Back to Lord of the Rings, no one thinks that Aragon didn’t shower and wash his clothes ever.  We all know he did at one point in time or another, but Tolkien never tells us this.  Why?  Well, it wouldn’t fit in the story.  It wouldn’t drive the story forward.  It would bog us down.  He does tell us about making campfires and eating.  Now eating is pretty normal, but Tolkien uses food and pipes to show us the comfort of home, or the lack of comfort.  The lack of pipeweed on the journey to Mordor is used to show us how out of their element the Hobbits are, and how far from civilization they are.  Tolkien doesn’t give us a list of Sam’s backpack contents.  He uses those contents to drive the story forward or to help us look back at crucial moments.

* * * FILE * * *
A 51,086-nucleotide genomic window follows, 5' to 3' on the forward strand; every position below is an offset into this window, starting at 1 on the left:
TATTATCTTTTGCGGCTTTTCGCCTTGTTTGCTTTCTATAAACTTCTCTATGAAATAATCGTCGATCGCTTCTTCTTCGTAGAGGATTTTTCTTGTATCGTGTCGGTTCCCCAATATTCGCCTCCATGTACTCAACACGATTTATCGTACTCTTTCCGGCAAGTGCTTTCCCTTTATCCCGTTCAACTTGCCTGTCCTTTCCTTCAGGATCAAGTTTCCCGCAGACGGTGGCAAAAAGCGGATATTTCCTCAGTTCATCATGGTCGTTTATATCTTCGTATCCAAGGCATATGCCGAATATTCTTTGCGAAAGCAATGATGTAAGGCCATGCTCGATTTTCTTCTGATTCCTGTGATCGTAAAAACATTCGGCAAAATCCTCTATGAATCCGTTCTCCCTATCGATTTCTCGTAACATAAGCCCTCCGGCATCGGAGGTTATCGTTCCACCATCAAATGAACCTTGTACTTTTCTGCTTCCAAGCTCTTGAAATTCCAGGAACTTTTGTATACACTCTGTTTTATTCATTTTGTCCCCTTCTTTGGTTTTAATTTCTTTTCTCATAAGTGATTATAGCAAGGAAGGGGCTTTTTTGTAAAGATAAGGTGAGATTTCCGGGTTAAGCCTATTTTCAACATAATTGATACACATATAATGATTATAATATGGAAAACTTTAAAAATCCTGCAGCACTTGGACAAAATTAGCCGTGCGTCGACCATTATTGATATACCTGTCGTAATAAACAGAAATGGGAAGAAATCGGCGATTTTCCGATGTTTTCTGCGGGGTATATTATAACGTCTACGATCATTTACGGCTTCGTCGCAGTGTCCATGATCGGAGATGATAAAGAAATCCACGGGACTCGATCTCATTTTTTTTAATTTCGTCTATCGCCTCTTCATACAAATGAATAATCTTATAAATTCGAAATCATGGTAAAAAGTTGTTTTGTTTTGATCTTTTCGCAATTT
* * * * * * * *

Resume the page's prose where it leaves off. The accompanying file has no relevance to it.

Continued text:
How do you combat useless plot points, or lists?  Easy!  Ask yourself if the reader is learning anything about the character based upon what is going on.  Is this scene driving the plot forward?  If yes, than draw out the emotion of the scene.  Develop it.  If no, cut it!  If you aren’t sure, see if it can be used.  Ask yourself how your character feels as things slow down a bit and work that angle of the story.  Make sure there’s a point.

Waste nothing.  Every moment, breath, scene, paragraph, and word counts.  They’re all important.  Look for clues.  The longer you write, the more books or articles you get under your belt, the more familiar with your own strengths and weaknesses you will become.  You will find words that clue you in that a scene needs to be developed.  It becomes your personal short hand.  When the words are flowing let them flow.  Then go back and add, develop, and cut, as you need.

And for goodness sake, if you haven’t read Lord of the Rings, go do it!